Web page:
These costs are quite small when the contribution from wind and/or PV is also small (up to 10-15%, on an energy basis), but variable renewables now account for substantial inputs in various regions and their contribution is growing across the globe.
As the share from wind rises, so do the additional costs of managing variability, and this has spawned proposals for "levelling the output" of wind.
While "dedicated storage" at individual wind turbines or wind farms is not necessarily the most economic solution, the situation may be different in certain locations, particularly with high local levels of wind-energy penetration.
The Australian Renewable Energy Agency recently published a report examining the costs of what it terms "dispatchable renewable-energy options", which provides a basis for assessing the most economic mix of renewables plus storage.
The study concludes that wind and PV systems linked to modest amounts of storage (one to six hours) can deliver electricity at less than double the generating cost from standalone wind or PV.
Reference price for new-build wind is $46/MWh. The electricity price from new-build gas in Australia, is around $A145/MWh ($106/MWh).
The report considered a number of storage technologies, but only batteries and pumped hydro were found able to deliver electricity at prices within the target range.
The technology and storage combinations able to achieve this are summarised in the table and the corresponding electricity prices are shown in the chart.
Batteries vs pumped hydro
The impact of increased storage times on electricity costs depends on whether pumped hydro or batteries are used. Pumped hydro has a higher capital cost, but extra storage capacity costs relatively little.
Batteries, by contrast, have a low capital cost, but extra capacity is more expensive.
The figures used in the study put the energy-related costs of batteries at nearly 20 times the corresponding figure for pumped hydro.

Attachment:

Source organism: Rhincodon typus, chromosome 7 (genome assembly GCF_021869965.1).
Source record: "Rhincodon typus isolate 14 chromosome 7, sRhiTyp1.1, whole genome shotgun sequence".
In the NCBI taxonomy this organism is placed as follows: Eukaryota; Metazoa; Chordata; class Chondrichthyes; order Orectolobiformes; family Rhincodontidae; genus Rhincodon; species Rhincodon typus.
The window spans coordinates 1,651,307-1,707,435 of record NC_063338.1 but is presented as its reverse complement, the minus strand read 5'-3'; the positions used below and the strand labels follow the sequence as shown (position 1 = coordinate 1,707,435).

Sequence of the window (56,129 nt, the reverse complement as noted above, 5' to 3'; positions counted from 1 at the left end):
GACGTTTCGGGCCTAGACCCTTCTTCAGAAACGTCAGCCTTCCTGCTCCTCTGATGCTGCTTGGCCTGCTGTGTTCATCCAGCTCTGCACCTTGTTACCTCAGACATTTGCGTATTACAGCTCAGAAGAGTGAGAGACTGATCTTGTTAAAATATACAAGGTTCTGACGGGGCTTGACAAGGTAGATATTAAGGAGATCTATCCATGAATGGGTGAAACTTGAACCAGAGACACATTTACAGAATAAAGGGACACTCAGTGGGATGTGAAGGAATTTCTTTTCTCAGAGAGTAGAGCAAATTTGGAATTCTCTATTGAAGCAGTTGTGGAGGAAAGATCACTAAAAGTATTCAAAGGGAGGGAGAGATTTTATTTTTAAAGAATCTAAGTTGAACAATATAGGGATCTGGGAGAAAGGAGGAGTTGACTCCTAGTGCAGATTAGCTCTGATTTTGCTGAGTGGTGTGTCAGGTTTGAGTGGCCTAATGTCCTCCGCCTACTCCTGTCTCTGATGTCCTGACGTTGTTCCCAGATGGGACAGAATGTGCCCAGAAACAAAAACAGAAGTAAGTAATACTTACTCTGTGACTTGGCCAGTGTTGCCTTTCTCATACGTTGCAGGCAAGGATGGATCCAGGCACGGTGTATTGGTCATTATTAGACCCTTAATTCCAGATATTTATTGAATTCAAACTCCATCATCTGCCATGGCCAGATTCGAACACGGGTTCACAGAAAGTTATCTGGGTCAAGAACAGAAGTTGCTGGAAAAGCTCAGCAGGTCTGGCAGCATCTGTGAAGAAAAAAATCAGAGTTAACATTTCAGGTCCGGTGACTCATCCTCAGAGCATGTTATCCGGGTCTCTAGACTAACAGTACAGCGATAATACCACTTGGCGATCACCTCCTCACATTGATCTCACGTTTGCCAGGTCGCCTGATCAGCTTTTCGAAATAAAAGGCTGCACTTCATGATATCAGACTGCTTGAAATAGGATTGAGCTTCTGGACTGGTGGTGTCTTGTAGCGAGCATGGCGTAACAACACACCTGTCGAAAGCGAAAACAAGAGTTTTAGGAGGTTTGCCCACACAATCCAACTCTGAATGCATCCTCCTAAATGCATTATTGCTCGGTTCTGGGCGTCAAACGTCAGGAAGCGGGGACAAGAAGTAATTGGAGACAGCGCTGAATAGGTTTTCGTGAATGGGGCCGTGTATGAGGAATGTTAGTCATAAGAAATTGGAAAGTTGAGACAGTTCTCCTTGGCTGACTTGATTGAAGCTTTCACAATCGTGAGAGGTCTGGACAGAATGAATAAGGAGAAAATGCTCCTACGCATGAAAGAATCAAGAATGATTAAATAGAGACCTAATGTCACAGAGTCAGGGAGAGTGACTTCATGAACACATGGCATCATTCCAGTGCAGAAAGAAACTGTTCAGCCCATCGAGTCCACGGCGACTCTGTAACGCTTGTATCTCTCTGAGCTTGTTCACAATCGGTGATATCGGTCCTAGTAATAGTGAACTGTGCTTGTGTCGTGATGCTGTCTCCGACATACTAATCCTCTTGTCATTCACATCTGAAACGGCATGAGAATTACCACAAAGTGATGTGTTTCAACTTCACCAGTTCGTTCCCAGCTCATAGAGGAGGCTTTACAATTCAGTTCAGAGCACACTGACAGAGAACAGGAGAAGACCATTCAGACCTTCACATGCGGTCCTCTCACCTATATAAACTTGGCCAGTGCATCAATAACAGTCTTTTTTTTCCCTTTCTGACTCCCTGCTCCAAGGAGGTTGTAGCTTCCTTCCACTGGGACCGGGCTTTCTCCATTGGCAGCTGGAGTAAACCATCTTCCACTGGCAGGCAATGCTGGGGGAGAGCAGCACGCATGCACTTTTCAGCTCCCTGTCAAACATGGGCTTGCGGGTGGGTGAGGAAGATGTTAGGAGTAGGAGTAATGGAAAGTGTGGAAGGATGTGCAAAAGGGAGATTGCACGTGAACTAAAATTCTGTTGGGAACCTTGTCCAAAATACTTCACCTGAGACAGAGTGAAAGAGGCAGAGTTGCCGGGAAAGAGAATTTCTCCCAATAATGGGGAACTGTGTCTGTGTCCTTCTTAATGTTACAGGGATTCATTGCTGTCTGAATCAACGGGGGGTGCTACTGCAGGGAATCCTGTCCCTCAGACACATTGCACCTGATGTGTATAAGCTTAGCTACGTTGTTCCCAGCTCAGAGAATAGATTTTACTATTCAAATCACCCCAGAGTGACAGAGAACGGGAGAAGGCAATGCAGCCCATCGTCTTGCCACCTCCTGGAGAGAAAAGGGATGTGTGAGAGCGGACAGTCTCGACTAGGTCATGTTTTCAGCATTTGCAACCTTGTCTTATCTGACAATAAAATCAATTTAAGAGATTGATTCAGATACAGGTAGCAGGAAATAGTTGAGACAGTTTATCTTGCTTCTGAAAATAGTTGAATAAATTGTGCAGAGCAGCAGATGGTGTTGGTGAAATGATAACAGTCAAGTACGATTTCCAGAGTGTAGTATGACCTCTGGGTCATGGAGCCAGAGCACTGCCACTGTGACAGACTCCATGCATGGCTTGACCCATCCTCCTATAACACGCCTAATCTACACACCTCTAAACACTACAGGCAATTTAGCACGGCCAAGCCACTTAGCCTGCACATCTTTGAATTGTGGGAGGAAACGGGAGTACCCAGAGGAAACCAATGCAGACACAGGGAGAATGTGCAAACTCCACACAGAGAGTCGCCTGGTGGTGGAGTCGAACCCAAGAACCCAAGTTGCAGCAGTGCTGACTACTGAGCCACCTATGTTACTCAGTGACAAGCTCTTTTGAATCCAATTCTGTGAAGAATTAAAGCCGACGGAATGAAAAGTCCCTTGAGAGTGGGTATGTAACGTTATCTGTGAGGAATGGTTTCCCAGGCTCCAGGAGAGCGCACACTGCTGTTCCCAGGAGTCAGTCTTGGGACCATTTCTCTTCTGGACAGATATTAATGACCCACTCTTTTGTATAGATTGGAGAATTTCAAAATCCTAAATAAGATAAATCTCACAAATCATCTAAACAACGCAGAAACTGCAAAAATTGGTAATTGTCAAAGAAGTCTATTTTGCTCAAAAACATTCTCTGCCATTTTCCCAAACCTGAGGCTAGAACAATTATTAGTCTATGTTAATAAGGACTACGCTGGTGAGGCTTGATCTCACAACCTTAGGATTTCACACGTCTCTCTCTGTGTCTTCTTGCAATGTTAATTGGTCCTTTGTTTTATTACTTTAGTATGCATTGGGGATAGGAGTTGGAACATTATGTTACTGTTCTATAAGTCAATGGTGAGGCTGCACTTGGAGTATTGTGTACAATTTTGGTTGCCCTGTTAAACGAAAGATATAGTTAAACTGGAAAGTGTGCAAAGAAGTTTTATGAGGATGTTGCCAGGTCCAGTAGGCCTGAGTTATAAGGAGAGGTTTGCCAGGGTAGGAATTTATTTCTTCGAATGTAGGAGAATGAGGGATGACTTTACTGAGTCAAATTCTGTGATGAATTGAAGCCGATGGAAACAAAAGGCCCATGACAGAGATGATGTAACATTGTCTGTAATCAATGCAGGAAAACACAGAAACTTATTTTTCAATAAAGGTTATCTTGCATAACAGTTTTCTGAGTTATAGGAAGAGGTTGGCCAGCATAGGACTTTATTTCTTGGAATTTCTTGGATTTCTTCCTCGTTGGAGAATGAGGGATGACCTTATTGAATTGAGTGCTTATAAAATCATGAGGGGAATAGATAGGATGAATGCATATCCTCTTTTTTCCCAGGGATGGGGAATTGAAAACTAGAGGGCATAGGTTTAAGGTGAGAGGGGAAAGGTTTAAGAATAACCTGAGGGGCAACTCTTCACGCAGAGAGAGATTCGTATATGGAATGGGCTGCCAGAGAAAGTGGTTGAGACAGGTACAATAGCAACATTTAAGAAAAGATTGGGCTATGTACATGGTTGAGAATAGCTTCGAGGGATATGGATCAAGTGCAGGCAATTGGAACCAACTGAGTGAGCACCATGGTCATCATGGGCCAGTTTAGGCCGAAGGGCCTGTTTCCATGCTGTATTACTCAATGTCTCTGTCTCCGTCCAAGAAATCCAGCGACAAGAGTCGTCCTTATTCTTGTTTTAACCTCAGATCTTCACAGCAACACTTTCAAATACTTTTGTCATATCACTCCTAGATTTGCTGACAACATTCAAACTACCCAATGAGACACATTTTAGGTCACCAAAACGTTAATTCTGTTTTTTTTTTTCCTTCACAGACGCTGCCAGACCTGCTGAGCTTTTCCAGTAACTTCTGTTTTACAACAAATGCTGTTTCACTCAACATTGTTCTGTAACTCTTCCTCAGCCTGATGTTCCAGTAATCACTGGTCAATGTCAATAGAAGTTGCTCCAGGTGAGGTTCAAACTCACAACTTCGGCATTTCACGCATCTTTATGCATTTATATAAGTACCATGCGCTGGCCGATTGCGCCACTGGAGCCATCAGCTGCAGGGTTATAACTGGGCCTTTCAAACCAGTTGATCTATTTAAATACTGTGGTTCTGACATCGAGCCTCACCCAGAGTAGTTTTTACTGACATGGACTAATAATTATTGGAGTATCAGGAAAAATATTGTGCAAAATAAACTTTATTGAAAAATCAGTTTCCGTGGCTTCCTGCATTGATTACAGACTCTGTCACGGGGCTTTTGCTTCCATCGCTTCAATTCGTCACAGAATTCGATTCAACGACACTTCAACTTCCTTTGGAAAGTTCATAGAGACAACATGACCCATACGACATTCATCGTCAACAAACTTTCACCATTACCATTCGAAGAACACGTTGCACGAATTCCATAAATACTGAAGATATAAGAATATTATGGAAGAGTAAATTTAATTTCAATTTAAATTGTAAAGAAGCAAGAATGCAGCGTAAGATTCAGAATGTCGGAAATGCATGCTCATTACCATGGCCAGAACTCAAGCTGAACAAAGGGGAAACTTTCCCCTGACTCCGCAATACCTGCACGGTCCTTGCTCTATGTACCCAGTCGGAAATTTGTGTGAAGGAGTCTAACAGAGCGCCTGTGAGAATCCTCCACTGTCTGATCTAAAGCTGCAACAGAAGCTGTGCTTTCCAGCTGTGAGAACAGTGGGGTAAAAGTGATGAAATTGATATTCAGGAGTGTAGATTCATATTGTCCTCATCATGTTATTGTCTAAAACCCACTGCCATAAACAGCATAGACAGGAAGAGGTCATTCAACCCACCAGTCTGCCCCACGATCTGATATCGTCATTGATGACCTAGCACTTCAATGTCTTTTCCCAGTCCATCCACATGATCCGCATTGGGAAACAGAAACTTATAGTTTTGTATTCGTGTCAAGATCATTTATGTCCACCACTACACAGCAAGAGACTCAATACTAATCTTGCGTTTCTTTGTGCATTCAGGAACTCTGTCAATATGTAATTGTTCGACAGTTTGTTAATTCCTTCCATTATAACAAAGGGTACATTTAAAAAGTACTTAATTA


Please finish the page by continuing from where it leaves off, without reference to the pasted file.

The report notes that one hour storage enables "immediate smoothing and firming of wind or PV generation" and so may enable plant operators to participate in markets for short-term reserve.
The longer storage times enable plant operators to provide electricity at peak times, when prices are likely to be high.
The characteristics of solar thermal systems are quite different from those of PV systems, and the report suggests that they only become competitive when the storage system has a capacity for at least six hours.
This is because the initial capital costs of the storage system are high, but incremental storage can be added at relatively low cost.
The report also evaluated hydrogen as a possible storage medium, but concluded that it did not appear to be competitive for storage times up to 40 hours.
The cheapest option, with a 12-hour store, would deliver electricity at $166/MWh.
Offshore wind could cut UK consumer bills
In the UK, the Department for Business, Energy and Industrial Strategy has announced the administrative strike prices for the next competitive auction, to be held in May 2019, for "less established" technologies.
These include three biomass-related technologies, plus geothermal, wave, tidal stream, remote-island wind and offshore wind.
The ceiling for offshore wind is by far the lowest, at £56/MWh, for projects due to be completed in 2023/24, and £53/MWh (2012 prices) for projects due to be completed in 2024/25.
The latter price, rebased to 2018 levels, corresponds to around $75/MWh.
The wholesale price of electricity is currently around $77/MWh, and if it stays at or above this level — and/or the prices realised in the auction are lower — this would mean that offshore wind would save the consumer money.
At a glance — This month’s report conclusions
Comparison of dispatchable renewable electricity options, Australian Renewable Energy Agency, 2018 Analysis of the levelised costs of energy from PV and wind when linked to pumped Hydro, batteries and hydrogen for storage.